3) Ed McBain

I found McBain on my Dad’s shelves. The Penguin Crime paperbacks from the 1970s and early 80s. I still remember the covers vividly: the lowercase sans-serif font, the dirty black-and-white photos of New York, sometimes with a colored graphic of a syringe or a revolver superimposed over it, the hard titles like Cop Hater and Lady Killer.  

 After Christie’s cozy English villages, it was a thrill to discover the mean streets of the 87th Precinct. It made me feel a lot more grown up than I was, which was 15 years old. McBain also made me wise to the importance of creating a compelling villain. The Deaf Man is one of the greatest villains of crime writing, no question.  

 

4) Carl Hiaasen

If I’m remembering this right, I found Hiaasen because one day I finished reading everything Elmore Leonard had ever written and I was craving more and then I saw a cover of a Hiaasen book with a Leonard blurb on it. Or maybe someone said if you like Leonard, you’ll like Hiaasen. Either way, for me one led into the other. Which is not to say they’re the same. Elmore Leonard is funny, but he’s funny in a cool, wry way. Hiaasen is laugh-out-loud-on-a-crowded-train funny. He showed me crime writing could be absurd and riotous. He also introduced me to weird America. I can’t remember which book it was in — I read pretty much his whole life’s work in a frenzy, starting a new one the minute I’d finished the last one — but there was one story involving a lustful dolphin and one of those wheel locks people used to put on their steering wheels that I’ve never forgotten.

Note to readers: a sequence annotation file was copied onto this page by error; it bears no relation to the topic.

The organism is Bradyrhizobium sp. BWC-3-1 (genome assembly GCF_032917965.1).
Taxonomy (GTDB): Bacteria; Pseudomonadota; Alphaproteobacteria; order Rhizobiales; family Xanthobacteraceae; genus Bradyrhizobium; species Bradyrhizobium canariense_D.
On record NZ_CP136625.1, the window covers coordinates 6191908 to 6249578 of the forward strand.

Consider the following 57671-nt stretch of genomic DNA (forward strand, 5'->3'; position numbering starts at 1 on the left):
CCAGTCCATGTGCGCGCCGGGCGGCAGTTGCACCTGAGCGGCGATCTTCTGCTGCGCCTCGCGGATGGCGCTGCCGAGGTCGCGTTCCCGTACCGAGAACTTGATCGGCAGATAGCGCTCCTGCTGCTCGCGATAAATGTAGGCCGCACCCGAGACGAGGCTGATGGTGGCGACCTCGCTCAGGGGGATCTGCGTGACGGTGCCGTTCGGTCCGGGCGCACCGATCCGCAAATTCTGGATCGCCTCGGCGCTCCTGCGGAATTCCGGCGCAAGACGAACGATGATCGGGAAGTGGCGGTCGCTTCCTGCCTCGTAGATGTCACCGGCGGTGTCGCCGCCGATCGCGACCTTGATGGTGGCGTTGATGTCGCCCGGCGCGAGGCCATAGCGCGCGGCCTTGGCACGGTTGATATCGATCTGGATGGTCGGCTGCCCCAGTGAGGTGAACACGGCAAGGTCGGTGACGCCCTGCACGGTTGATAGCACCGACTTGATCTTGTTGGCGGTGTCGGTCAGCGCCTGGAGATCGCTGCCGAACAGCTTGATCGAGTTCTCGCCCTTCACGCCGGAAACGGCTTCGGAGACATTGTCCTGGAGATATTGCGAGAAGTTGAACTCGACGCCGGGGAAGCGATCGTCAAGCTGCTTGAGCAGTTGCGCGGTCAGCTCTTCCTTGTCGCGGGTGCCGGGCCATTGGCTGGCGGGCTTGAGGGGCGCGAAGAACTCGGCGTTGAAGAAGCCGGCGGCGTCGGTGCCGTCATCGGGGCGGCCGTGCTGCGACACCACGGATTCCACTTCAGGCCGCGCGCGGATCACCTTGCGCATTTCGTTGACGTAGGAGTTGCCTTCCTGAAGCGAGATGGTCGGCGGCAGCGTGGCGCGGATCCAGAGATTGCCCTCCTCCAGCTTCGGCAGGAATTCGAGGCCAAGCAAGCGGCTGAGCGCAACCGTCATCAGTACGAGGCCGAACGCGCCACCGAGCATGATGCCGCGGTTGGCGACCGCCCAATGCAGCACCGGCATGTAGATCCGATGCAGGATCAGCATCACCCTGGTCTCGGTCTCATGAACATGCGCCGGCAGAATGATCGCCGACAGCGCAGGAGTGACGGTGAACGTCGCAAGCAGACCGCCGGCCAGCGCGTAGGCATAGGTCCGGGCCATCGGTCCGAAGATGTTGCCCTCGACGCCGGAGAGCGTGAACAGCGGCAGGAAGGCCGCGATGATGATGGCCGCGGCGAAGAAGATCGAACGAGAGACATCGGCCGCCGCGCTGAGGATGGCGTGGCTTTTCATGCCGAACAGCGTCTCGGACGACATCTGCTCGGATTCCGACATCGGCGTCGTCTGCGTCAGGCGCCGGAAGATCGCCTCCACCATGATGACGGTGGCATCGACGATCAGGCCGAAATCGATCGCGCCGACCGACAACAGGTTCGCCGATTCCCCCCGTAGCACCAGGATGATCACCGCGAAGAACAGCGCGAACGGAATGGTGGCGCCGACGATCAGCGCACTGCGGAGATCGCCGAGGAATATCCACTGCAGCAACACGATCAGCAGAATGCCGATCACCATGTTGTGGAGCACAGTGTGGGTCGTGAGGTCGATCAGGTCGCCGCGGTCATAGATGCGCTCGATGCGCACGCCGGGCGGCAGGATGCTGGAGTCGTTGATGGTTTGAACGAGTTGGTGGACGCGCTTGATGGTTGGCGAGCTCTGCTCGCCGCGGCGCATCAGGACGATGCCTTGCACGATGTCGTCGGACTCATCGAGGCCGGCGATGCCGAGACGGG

5) Georges Simenon

I own a 28-volume omnibus edition of the works of Simenon the spines of which, when you line up the books in order, spell ‘Le Monde de Simenon’. If you’re going to get addicted to something, you like to keep an eye on your supply. I’m up to the first ‘O’ so there’s no need to re-up yet.  

Simenon is my current addiction. There’s an aphorism that when ugly buildings get old enough, people start thinking of them as beautiful. The same thing happens with genre writers. I was at a dinner party once and the lady next to me asked me what I did and when I told her I wrote crime fiction she said, “I never read crime novels.” Then, perhaps sensing she might have caused offense (she hadn’t), she asked me what crime novels I suggest she read. When I said Raymond Chandler and Dashiell Hammett she said, “Oh, I’ve read them.” Chandler and Hammett were considered pulp in their day. They only got elevated to the status of ‘proper’ writers later. Simenon is a bit like that. He produced books at an astonishing rate, pumping them out in weeks rather than months. You’d think someone who wrote that quickly would produce cardboard characters, barely more than sketches. Not Simenon. I’m not the first to say this, but is there a sharper observer of human character in crime writing than Georges Simenon? He is the master wizard to whom all we apprentices must pay our dues.